In the desert, willow means water. It is the guardian of our rivers that safeguards soil and purifies contamination with a fierce mesh of roots. Willow is home to the little willow flycatcher, food for beavers and shade for the waterways.
Willow is also resilience. Coppiced by chainsaw or beaver, these amazing trees bounce back strong and vibrant. In traditions worldwide, willow’s regenerative super-powers are associated with the underworld and used both to call spirits and drive off ghosts. Willow makes the traditional binding on a witches’ broom, herbal aspirin, ancient beauty remedies and a very bitter survival food.
For those of us with scant dealings in the underworld, willow is still regenerative. Compounds in this riparian plant gently exfoliate the skin -- helping clear pores, erase fine lines, lighten acne scarring and renew dry skin. It is effective acne control as well helping dry or mature skin better absorb moisture. There is considerable research showing that willow stimulates new cell formation, resulting in glowier skin for all.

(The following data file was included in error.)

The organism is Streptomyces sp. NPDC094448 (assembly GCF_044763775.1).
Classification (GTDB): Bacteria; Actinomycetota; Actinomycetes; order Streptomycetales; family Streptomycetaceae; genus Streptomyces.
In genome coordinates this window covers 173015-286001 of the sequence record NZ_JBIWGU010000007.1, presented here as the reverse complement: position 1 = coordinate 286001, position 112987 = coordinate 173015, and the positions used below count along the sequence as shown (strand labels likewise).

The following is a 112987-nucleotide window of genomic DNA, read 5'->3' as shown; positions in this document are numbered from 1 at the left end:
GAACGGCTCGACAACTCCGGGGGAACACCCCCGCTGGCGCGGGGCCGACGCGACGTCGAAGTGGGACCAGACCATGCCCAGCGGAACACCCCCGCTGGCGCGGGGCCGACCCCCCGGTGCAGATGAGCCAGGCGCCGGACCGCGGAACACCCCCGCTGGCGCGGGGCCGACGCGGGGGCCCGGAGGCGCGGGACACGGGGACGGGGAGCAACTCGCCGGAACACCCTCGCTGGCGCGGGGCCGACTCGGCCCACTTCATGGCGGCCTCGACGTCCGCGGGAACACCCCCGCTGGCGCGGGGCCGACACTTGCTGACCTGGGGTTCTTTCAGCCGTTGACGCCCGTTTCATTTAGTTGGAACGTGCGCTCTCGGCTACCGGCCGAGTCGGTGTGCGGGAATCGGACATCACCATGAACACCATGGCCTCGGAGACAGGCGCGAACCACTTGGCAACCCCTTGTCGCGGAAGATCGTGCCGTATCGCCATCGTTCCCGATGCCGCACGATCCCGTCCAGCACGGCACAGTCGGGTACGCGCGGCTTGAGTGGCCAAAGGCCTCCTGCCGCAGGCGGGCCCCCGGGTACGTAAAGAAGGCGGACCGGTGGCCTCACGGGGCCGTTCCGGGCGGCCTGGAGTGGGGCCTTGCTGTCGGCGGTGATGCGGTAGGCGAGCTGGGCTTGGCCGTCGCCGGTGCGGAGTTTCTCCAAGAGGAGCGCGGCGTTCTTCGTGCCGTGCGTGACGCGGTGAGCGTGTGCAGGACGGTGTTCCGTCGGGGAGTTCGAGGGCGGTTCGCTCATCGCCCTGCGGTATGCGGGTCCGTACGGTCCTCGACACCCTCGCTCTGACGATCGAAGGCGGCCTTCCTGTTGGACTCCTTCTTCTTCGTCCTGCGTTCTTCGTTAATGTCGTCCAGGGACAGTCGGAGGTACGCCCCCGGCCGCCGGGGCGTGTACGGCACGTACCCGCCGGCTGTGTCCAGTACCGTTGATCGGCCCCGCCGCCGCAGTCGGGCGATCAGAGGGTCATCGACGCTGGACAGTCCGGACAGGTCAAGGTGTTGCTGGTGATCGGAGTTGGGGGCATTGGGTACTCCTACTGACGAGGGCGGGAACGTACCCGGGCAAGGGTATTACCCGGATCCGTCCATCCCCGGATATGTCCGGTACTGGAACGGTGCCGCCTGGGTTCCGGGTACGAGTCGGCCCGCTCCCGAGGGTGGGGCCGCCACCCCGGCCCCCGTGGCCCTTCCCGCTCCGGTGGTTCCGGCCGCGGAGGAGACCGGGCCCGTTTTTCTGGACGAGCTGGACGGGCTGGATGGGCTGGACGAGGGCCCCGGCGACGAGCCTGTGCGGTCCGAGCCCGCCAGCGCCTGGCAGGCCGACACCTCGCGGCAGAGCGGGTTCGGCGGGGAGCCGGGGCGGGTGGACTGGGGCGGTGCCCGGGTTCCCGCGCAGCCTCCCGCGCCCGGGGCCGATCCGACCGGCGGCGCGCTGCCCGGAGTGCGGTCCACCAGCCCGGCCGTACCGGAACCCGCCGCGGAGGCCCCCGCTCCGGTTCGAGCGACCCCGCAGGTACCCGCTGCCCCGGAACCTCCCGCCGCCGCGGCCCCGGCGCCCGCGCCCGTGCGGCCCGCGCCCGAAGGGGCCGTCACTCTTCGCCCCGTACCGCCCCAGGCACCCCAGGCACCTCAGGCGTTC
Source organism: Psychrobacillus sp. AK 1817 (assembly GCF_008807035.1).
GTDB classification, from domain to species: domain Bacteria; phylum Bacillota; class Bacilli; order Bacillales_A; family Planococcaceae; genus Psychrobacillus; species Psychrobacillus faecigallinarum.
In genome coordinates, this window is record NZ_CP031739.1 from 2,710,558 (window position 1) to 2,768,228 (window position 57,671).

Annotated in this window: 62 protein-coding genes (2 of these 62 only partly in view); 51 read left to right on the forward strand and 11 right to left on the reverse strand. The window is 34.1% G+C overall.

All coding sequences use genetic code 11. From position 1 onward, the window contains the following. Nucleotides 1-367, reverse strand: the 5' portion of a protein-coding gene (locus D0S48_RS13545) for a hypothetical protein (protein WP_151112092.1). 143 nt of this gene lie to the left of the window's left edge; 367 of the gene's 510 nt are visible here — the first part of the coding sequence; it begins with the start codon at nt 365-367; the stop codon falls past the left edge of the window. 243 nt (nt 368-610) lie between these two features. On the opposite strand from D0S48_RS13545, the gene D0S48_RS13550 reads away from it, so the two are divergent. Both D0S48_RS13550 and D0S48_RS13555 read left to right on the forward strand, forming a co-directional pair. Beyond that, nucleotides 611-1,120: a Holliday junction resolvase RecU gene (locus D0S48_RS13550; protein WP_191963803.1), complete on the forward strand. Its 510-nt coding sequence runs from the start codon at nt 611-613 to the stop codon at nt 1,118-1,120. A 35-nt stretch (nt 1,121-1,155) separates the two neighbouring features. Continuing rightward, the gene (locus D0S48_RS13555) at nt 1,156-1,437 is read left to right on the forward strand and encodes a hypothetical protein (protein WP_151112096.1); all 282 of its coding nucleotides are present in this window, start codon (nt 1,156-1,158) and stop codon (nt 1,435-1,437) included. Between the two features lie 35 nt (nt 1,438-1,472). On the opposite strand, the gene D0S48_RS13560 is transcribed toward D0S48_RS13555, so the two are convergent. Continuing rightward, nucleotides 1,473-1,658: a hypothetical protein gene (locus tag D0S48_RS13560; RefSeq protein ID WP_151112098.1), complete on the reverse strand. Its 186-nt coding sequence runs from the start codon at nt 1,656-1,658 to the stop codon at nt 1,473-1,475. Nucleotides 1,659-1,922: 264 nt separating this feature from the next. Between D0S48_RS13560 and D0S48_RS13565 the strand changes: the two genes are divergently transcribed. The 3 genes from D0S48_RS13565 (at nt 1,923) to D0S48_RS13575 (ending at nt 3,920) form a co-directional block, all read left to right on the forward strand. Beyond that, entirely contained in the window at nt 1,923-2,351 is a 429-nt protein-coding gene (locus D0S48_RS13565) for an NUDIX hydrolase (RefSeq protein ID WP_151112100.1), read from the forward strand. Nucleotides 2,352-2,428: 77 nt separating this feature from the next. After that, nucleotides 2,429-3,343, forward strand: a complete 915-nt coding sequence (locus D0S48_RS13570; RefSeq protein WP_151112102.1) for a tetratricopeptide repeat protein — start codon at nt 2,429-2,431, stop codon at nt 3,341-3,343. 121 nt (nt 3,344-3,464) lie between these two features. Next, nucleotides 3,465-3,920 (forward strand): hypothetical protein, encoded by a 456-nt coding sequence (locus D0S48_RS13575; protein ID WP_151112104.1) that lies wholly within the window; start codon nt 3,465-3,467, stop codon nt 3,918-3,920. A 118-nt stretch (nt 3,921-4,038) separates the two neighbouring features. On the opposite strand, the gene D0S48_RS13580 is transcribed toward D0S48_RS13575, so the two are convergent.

The fragrance of willow changes with the seasons. In the fall it is more mellow and sweet. Walk down into the bosque, find some willows, sit on the riverbank and inhale. Warmed by the sun, willow releases a musty, sweet and spicy perfume that lingers in the cool shade like an offering to the river or maybe the smell of quietness itself.
Whether you are repelling ghosts, feeding beavers or beautifying your skin, willow is pretty cool. There are around 400 species worldwide so it's not a hard plant to find. In the spring, we harvest the bark and leaves of local Coyote Willow to make our willow perfumes and hydrosols.
Next time you’re out for a walk by the river, stop and smell the willow. Scoop a handful of willow leaf mulch, chew a twig -- or come check out willow’s wild perfume in our soaps, beauty oils and plantwaters.